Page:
Anderson-Butcher, D. (2005, April). Recruitment and retention in youth development programming. The Prevention Researcher, 12(2), 3-6.

Astroth, K. (1985). The challenge of retaining 4-H members. Journal of Extension [On-line], 23(3) Article 3FEA4. Available at:

Bartoszuk, K., & Randall, B. A. (2011). Characteristics and perceptions of 4-H participants: Gender and age differences across adolescence. Journal of Extension [On-line], 49(3) Article 3FEA6. Available at: 

Bouffard, S. M., Wimer, C., Caronongan, P., Little, P. M. D., Dearing, E., & Simpkins, S. D. (2006, May). Demographic differences in patterns of youth out-of-school time activity participation. Journal of Youth Development, 1(1), 24-39. Retrieved from: 

Cano, J., & Bankston, J. (1992, Spring). Factors which influence participation and non-participation of ethnic minority youth in Ohio 4-H programs. Journal of Agricultural Education, 33(1), 23-29. doi: 10.5032/jae.1992.01023

Cole, S. E., & Waters, R. G. (2001, April 2). Factors influencing the retention of senior 4-H members in rural Tennessee: A focus group study. Retrieved from: 

Defore, A. B., Fuhrman, N. E., Peake, J. B., & Duncan, D. W. (2011, Summer). Factors influencing 4-H club enrollment and retention in Georgia. Journal of Youth Development, 6(2), 60-73. Retrieved from:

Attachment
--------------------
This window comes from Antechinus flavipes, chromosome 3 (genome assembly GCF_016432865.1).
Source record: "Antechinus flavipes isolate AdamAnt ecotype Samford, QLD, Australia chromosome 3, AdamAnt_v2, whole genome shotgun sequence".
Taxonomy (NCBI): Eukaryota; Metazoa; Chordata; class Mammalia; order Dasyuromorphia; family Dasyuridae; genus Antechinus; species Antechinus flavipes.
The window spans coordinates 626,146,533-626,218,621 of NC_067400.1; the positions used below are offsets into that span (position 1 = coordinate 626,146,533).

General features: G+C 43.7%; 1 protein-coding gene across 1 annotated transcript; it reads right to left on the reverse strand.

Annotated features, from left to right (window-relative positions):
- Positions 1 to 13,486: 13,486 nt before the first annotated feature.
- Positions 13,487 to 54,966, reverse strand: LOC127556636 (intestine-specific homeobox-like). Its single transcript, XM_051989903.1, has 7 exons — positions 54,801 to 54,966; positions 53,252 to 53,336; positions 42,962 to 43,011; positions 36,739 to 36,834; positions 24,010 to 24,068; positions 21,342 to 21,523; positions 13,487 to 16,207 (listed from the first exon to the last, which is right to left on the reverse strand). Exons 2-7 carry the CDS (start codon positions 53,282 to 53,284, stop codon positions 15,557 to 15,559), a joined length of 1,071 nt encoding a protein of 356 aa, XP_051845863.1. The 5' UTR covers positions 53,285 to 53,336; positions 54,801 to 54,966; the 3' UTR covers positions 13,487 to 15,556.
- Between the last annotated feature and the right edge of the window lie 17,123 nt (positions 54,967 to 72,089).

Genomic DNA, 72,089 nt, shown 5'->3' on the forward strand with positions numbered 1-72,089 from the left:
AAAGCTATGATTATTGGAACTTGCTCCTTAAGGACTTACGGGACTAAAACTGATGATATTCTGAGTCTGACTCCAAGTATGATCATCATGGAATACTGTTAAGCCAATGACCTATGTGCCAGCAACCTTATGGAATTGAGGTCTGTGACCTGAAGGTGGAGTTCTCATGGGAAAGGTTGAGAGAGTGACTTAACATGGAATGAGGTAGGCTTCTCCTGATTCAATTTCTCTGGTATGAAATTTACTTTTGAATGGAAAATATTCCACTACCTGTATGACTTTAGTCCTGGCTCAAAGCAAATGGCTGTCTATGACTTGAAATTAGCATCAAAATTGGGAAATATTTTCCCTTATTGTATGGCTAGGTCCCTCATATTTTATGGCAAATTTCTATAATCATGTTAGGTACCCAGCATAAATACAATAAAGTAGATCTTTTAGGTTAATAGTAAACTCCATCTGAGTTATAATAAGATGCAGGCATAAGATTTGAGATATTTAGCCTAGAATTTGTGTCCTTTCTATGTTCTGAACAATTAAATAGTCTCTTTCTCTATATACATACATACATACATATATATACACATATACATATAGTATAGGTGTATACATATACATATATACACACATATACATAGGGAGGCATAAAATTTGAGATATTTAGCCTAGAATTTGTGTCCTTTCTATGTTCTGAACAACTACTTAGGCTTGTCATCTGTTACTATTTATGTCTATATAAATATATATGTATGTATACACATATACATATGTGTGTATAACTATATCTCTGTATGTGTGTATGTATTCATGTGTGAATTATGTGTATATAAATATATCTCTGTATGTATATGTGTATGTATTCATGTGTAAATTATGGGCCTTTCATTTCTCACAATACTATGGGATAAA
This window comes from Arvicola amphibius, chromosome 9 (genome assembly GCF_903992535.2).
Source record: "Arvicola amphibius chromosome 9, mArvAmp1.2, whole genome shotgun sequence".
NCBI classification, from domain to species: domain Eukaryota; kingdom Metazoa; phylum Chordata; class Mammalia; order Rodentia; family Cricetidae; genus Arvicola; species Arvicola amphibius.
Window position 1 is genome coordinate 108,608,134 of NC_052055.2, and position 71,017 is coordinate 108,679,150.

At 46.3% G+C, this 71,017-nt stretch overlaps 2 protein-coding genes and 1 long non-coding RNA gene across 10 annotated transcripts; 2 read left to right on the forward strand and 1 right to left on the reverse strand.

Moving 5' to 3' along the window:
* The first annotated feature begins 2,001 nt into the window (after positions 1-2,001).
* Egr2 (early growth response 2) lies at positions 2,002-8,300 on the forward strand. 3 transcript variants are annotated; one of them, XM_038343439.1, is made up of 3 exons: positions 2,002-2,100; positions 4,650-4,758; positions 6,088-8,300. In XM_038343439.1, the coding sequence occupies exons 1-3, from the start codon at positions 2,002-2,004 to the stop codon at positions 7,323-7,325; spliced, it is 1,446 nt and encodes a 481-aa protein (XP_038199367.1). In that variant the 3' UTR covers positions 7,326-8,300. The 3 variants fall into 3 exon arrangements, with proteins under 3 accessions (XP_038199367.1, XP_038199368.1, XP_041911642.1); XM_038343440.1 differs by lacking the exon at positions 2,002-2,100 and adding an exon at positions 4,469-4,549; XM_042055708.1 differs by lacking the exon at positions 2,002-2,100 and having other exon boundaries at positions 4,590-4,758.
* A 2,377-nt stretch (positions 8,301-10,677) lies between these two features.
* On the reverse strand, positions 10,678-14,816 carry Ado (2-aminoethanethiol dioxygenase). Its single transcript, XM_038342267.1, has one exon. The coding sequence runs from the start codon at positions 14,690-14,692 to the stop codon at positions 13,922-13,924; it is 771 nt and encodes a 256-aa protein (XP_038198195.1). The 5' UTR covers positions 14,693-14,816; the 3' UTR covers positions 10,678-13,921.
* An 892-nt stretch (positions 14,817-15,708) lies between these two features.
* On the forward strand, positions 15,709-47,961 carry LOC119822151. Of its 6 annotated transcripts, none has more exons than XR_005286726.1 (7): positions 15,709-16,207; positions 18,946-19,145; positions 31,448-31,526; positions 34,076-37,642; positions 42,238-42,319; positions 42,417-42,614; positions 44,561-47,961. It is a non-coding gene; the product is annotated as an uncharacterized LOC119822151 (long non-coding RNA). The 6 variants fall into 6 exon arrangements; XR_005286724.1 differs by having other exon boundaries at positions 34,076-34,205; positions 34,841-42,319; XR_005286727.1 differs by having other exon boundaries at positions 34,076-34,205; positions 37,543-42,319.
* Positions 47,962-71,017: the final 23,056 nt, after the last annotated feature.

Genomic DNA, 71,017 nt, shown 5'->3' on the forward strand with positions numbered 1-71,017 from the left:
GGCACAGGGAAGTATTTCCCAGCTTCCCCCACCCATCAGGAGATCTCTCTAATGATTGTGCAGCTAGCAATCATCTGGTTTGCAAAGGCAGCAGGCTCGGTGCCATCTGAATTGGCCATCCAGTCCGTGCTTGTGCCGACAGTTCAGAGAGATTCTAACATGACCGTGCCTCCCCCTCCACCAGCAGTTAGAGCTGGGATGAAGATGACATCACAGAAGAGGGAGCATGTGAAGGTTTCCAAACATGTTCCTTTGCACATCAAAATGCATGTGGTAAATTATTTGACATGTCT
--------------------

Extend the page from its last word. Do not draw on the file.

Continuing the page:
Deschenes, S., Arbreton, A., Little, P. M., Herrera, C., Grossman, J. B., & Weiss, H. B., with Lee, D. (2010, April). Engaging older youth: Program and city-level strategies to support sustained participation in out-of-school time. Harvard Family Research Project. Retrieved from:

Gill, B. E., Ewing, J.C., & Bruce, J. A. (2010). Factors affecting teen involvement in Pennsylvania 4-H programming. Journal of Extension [On-line], 48(2) Article 2FEA7. Available at: 

Hamilton, S. F., & Kenny, S. (1988, Winter). Why teenagers drop out: The 4-H experience. New Designs for Youth Development, 8(1), 11-13.

Harder, A., Lamm, A., Lamm, D., Rose III, H., & Rask, G. (2005). An in-depth look at 4-H enrollment and retention. Journal of Extension [On-line], 43(5) Article 5RIB4. Available at: 

Harrington, R., Sheehan, T., & Blyth, D. (2010, December 1). Minnesota 4-H retention study brief. Retrieved from:

Hartley, R. S. (1983). Keeping 4-H members. Journal of Extension [On-line], 21(4). Available at:

Homan, G., Dick, J., & Hedrick, J. (2007a). Youth perceptions of Ohio 4-H. Journal of Extension [On-line], 45(4) Article 4RIB3. Available at: 

Homan, G., Dick, J., & Hedrick, J. (2007b). Differences in youth perceptions of Ohio 4-H based on gender. Journal of Extension [On-line], 45(5) Article 5RIB7. Available at: